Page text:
Protests, petitions and presidential pleas: A timeline of the Big Ten's football saga

Here's a timeline of events from the Big Ten's deliberations about whether to play fall football:

June 4: Michigan State announces student-athletes in football and men’s and women’s basketball can return to campus for voluntary workouts beginning June 15.

June 13: Michigan football players return to campus for voluntary workouts.

June 15: Michigan State football players, along with men’s and women’s basketball players, return to campus for voluntary workouts.

June 25: Michigan athletic director Warde Manuel says at UM Regents meeting the athletic department projects a $26.1 million deficit for fiscal year 2021.

June 29: Manuel, football coach Jim Harbaugh, men’s basketball coach Juwan Howard accept a 10% pay cut. Also, full-time staff members earning between $50,000 and $100,000 see their salaries reduced 5%, and employees earning between $100,001 and $150,000 take a 7.5% cut.

July 9: Big Ten announces that if it plays in the fall, it will do so following conference-only schedules.

July 22: Michigan State’s football program begins a 14-day quarantine after two staffers test positive for COVID-19.

July 28: Four Michigan athletic programs shut down workouts, but not football.

Aug. 5: Michigan State football resumes voluntary workouts after 14-day quarantine.

Aug. 7: Michigan and Michigan State open football camp.

Aug. 10: Harbaugh shares an open letter making a case for football to be played and says his team has followed protocols. "This isn’t easy. This is hard," he says. "We have developed a great prototype for how we can make this work and provide the opportunity for players to play."

Michigan player Aidan Hutchinson, center, marches with Peach Pagano, left, and Chris Hutchinson, right, earlier this month to protest the postponed football season.

Aug. 10: Michigan State athletic director Bill Beekman tells the Lansing Regional Chamber of Commerce that MSU stands to lose $80 million to $85 million if football is not played.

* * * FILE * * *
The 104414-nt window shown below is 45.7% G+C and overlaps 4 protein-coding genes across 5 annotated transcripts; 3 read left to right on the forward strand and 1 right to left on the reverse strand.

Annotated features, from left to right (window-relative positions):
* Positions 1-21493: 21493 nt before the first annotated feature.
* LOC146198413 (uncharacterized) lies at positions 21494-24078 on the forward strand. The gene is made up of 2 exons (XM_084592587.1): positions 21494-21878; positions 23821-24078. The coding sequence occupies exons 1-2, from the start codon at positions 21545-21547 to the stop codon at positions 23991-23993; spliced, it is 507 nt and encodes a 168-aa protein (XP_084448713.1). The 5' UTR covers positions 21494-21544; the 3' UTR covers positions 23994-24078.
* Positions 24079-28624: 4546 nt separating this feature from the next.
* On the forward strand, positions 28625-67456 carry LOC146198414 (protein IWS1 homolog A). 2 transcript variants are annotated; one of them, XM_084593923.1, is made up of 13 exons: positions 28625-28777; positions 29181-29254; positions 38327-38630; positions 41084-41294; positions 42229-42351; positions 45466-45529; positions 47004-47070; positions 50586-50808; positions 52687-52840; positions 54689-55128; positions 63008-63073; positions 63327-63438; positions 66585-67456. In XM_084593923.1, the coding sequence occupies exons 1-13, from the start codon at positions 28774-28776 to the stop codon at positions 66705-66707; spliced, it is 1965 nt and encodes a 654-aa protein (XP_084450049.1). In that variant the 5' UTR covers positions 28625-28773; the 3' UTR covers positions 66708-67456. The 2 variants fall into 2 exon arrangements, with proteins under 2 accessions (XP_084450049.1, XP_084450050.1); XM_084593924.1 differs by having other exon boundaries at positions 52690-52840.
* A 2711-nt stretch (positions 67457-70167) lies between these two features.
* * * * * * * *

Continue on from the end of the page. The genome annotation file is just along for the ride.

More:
Aug. 11: Big Ten postpones fall sports, followed hours later by the Pac-12. Harbaugh reacts to postponement of fall sports saying: “Our student-athletes and coaches want to compete. … I know how much they’re disappointed at this time. I share in their disappointment today.”

Aug. 13: Beekman tells reporters cutting sports is not out of the question.

Aug. 15: Parents from five Big Ten schools, including Michigan, send letters to commissioner Kevin Warren, requesting the reinstatement of fall football.

Aug. 16: Ohio State quarterback Justin Fields launches his #WeWantToPlay petition, which garners more than 300,000 signatures.

Aug. 21: More than two dozen parents of Big Ten players protest outside the Big Ten headquarters in suburban Chicago.

Aug. 26: Parents from 11 Big Ten schools, including Michigan and Michigan State, send another letter to Warren, requesting the season be reinstated.

Aug. 27: Eight Nebraska football players file suit against the Big Ten, seeking documents used to make the decision to postpone.

Aug. 31: The Big Ten responds to the Nebraska lawsuit, revealing for the first time presidents voted 11-3 to postpone. Three presidents and chancellors, though, suggest an actual vote never took place.

Sept. 1: Manuel announces the athletic department will cut 21 positions on top of 15 that remain unfilled. He says the department could lose $100 million if there's no football this season.

Sept. 1: President Donald Trump jumps into the Big Ten fray, tweeting about a conversation he had with Warren. He says reinstatement is on the "one-yard line."

Sept. 2: Michigan players say Harbaugh told them before practice they could be playing in early October.

Sept. 5: Harbaugh attends Michigan parent-run #WeWanttoPlay protest the day the Wolverines would have opened the revised schedule at home against Purdue. “I would have rather been coming to a game than a rally, but it definitely hits you," he says. "We should've been playing a game today.”

Sept. 5: President Trump tweets again, suggesting governors in Michigan, Maryland and Illinois are holding up Big Ten football. Michigan Gov. Gretchen Whitmer says she agreed with the Big Ten's decision, but had nothing to do with it.

Sept. 9: Ohio attorney general Dave Yost suggests Ohio State could sue over the Big Ten's decision to postpone, citing "breach of contract."

Sept. 11: Nebraska attorney general Doug Peterson sends a letter to the Big Ten, suggesting litigation if the Big Ten doesn't reverse course.

Sept. 13: Big Ten presidents and chancellors meet to review updated medical information provided by the conference's team of experts.

Sept. 16: The Big Ten reinstates fall football, with an eight-game, conference-only regular-season schedule with no fans allowed other than families. The other fall sports remain on hold.